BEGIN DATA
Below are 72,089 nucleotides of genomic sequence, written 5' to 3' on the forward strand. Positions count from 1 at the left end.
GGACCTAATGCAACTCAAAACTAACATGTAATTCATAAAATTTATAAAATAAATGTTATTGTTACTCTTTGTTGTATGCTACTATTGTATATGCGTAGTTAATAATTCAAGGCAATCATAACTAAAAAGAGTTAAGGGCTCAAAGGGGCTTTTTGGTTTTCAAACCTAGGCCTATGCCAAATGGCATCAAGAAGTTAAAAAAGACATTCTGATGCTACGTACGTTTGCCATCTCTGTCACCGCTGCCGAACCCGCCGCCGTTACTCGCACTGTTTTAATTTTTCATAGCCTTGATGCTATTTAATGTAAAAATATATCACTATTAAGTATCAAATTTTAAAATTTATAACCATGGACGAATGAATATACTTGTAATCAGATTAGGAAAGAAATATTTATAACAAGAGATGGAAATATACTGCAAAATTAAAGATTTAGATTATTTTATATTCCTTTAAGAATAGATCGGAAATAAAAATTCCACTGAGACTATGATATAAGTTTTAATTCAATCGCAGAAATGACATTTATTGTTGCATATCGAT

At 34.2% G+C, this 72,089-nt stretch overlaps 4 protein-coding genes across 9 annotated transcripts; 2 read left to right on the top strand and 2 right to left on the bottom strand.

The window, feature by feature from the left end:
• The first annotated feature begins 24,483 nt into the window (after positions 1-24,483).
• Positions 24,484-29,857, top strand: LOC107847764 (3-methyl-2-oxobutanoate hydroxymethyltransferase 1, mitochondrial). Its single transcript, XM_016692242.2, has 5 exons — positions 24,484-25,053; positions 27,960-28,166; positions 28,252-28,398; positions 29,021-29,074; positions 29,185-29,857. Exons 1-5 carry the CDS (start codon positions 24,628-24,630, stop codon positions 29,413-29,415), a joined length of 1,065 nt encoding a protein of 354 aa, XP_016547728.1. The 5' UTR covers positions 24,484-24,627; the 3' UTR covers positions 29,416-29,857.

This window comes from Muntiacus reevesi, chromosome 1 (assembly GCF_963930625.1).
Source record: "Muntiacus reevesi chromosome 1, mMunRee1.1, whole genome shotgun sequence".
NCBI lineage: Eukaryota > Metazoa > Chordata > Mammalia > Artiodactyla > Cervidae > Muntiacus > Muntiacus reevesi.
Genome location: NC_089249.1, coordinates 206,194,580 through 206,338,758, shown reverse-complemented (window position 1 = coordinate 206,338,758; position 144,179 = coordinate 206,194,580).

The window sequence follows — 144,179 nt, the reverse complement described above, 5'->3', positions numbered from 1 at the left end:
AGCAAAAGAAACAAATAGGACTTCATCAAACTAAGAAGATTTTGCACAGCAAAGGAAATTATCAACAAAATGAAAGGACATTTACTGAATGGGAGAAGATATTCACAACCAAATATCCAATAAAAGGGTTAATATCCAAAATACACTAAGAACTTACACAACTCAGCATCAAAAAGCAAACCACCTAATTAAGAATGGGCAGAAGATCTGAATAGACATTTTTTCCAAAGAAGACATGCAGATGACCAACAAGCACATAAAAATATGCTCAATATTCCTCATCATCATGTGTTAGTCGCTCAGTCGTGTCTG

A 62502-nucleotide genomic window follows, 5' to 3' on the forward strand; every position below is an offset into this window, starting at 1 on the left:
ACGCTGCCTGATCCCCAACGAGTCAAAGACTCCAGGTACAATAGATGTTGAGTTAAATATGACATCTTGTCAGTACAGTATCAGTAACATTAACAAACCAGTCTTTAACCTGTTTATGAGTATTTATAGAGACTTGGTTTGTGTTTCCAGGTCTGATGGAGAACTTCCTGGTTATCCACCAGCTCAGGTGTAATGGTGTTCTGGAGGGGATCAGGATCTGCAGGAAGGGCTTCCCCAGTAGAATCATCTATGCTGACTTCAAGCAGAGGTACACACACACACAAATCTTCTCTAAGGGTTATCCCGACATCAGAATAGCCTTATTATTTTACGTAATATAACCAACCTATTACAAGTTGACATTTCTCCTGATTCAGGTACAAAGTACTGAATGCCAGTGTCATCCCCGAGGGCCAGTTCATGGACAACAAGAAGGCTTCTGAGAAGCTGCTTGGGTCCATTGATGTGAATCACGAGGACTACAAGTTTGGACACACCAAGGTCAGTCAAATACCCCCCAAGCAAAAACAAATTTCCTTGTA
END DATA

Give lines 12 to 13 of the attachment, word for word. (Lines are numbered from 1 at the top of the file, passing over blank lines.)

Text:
AGCAAAAGAAACAAATAGGACTTCATCAAACTAAGAAGATTTTGCACAGCAAAGGAAATTATCAACAAAATGAAAGGACATTTACTGAATGGGAGAAGATATTCACAACCAAATATCCAATAAAAGGGTTAATATCCAAAATACACTAAGAACTTACACAACTCAGCATCAAAAAGCAAACCACCTAATTAAGAATGGGCAGAAGATCTGAATAGACATTTTTTCCAAAGAAGACATGCAGATGACCAACAAGCACATAAAAATATGCTCAATATTCCTCATCATCATGTGTTAGTCGCTCAGTCGTGTCTG

A 62502-nucleotide genomic window follows, 5' to 3' on the forward strand; every position below is an offset into this window, starting at 1 on the left: